Financial Tips For The Newly-wed

Financial Tips For The Newly-wed

Ah, love is in the air! Especially now that people are getting vaccinated and public places are starting to open up, it's as if everyone is getting married. That's probably the case after a year and a half of uncertainty and postponed weddings.

Here are financial tips for the newlywed–the two shall become one and so should their finances:

nathan-dumlao-5BB_atDT4oA-unsplash-300x200.jpgNathan Dumlao

Update Institutions And Legal Documents

After successfully planning a wedding, updating documents may seem like a total drag but you are better off completing these pesky tasks now than leaving them for the future and risking necessary due dates or worse, forgetting altogether.

Places that will need your new married status (that are far more important than Facebook) include your job (benefits, payroll, W-2 documents), banks and financial institutions, insurance companies, utility bills, estate planning documents, professional licensure & associations. Then, you can finally get to your social media accounts and update your fourth-grade teacher.

alvaro-cvg-mW8IZdX7n8E-unsplash-300x200.jpgÁlvaro CvG

Merge Your Finances

Ooou, sticky! Hopefully, this is something you and your partner thoroughly discussed before tying the knot. But, it's possible, you kept the finance conversations at bay until you two were comfortable to deeply dive in. In any case, you'll need to decide how your household will manage money.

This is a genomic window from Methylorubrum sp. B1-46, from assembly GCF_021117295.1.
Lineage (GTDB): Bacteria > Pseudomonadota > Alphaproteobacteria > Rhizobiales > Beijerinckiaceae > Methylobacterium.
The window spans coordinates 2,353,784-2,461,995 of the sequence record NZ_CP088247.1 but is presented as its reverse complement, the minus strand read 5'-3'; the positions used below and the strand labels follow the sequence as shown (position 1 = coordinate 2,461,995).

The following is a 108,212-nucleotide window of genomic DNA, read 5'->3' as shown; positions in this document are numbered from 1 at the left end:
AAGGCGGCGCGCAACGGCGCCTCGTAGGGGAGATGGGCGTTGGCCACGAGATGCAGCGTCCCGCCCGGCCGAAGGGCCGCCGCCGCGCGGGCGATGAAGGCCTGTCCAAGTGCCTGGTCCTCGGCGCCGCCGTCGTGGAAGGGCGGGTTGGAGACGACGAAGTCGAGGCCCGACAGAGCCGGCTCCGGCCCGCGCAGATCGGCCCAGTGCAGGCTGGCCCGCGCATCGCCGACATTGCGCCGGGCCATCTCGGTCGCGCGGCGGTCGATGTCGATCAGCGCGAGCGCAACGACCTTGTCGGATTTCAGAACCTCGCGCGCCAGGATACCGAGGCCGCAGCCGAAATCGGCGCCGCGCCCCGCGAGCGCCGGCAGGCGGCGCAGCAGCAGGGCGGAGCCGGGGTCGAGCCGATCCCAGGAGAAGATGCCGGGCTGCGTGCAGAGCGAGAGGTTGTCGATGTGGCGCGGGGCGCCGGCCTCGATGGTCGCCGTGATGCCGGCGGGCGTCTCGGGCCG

There are several approaches to managing money as a married couple and there is no one-size-fits-all approach to doing this successfully. You both can keep separate finances but set aside money for each paycheck, depending on how much each of you earns. You could decide to merge accounts and money, or create a hybrid of both methods and decide who is paying what. Good luck folks, I wish known of you for weeks sleeping on the couch.

anna-vi-QUi84upBhoc-unsplash-300x200.jpgAnna Vi

Establishing Beneficiaries

This might also be a dreadful conversation but as the two have become one, the two might also become one when one of you has passed away– years and years from now. To get on to living your happy lives and avoiding the negative, do well to change the beneficiaries on your retirement savings, insurance accounts and any IRA and taxable investment accounts.

Now, get on with it, happy love-making, you love birds.